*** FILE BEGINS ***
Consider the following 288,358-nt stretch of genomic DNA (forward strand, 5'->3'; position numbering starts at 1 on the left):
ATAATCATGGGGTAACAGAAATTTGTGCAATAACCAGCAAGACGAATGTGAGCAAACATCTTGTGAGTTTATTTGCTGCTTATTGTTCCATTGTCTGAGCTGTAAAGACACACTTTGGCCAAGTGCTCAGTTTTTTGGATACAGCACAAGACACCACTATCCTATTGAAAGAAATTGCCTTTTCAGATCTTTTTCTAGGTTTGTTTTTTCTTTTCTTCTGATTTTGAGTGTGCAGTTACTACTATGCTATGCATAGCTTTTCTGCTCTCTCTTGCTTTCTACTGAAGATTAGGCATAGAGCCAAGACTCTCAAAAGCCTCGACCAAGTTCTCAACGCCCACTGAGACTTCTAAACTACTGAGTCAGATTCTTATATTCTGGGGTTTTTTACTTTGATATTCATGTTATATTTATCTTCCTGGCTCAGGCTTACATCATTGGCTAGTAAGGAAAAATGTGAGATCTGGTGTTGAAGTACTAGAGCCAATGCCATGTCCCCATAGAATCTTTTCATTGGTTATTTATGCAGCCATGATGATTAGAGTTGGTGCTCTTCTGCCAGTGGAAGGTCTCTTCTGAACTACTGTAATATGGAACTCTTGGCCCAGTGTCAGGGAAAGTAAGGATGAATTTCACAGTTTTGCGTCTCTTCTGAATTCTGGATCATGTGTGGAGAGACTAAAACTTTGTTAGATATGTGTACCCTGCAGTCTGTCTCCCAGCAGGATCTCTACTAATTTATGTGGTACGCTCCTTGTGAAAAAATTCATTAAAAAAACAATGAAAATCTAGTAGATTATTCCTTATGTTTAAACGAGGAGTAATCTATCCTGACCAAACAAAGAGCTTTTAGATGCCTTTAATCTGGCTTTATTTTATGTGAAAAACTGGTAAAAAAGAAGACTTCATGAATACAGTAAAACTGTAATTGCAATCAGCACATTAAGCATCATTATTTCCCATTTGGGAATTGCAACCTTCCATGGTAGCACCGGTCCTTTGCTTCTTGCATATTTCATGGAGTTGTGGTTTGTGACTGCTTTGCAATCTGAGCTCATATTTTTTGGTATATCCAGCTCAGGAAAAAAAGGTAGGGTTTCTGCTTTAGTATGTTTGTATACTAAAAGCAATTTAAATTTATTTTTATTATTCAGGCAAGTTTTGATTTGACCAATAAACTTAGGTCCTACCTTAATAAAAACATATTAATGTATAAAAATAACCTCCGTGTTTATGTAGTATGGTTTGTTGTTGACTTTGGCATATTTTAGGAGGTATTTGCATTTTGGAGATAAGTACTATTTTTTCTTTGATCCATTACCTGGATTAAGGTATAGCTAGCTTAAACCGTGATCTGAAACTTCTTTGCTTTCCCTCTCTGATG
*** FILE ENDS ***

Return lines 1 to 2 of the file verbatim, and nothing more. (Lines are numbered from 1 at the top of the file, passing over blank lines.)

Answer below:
Consider the following 288,358-nt stretch of genomic DNA (forward strand, 5'->3'; position numbering starts at 1 on the left):
ATAATCATGGGGTAACAGAAATTTGTGCAATAACCAGCAAGACGAATGTGAGCAAACATCTTGTGAGTTTATTTGCTGCTTATTGTTCCATTGTCTGAGCTGTAAAGACACACTTTGGCCAAGTGCTCAGTTTTTTGGATACAGCACAAGACACCACTATCCTATTGAAAGAAATTGCCTTTTCAGATCTTTTTCTAGGTTTGTTTTTTCTTTTCTTCTGATTTTGAGTGTGCAGTTACTACTATGCTATGCATAGCTTTTCTGCTCTCTCTTGCTTTCTACTGAAGATTAGGCATAGAGCCAAGACTCTCAAAAGCCTCGACCAAGTTCTCAACGCCCACTGAGACTTCTAAACTACTGAGTCAGATTCTTATATTCTGGGGTTTTTTACTTTGATATTCATGTTATATTTATCTTCCTGGCTCAGGCTTACATCATTGGCTAGTAAGGAAAAATGTGAGATCTGGTGTTGAAGTACTAGAGCCAATGCCATGTCCCCATAGAATCTTTTCATTGGTTATTTATGCAGCCATGATGATTAGAGTTGGTGCTCTTCTGCCAGTGGAAGGTCTCTTCTGAACTACTGTAATATGGAACTCTTGGCCCAGTGTCAGGGAAAGTAAGGATGAATTTCACAGTTTTGCGTCTCTTCTGAATTCTGGATCATGTGTGGAGAGACTAAAACTTTGTTAGATATGTGTACCCTGCAGTCTGTCTCCCAGCAGGATCTCTACTAATTTATGTGGTACGCTCCTTGTGAAAAAATTCATTAAAAAAACAATGAAAATCTAGTAGATTATTCCTTATGTTTAAACGAGGAGTAATCTATCCTGACCAAACAAAGAGCTTTTAGATGCCTTTAATCTGGCTTTATTTTATGTGAAAAACTGGTAAAAAAGAAGACTTCATGAATACAGTAAAACTGTAATTGCAATCAGCACATTAAGCATCATTATTTCCCATTTGGGAATTGCAACCTTCCATGGTAGCACCGGTCCTTTGCTTCTTGCATATTTCATGGAGTTGTGGTTTGTGACTGCTTTGCAATCTGAGCTCATATTTTTTGGTATATCCAGCTCAGGAAAAAAAGGTAGGGTTTCTGCTTTAGTATGTTTGTATACTAAAAGCAATTTAAATTTATTTTTATTATTCAGGCAAGTTTTGATTTGACCAATAAACTTAGGTCCTACCTTAATAAAAACATATTAATGTATAAAAATAACCTCCGTGTTTATGTAGTATGGTTTGTTGTTGACTTTGGCATATTTTAGGAGGTATTTGCATTTTGGAGATAAGTACTATTTTTTCTTTGATCCATTACCTGGATTAAGGTATAGCTAGCTTAAACCGTGATCTGAAACTTCTTTGCTTTCCCTCTCTGATG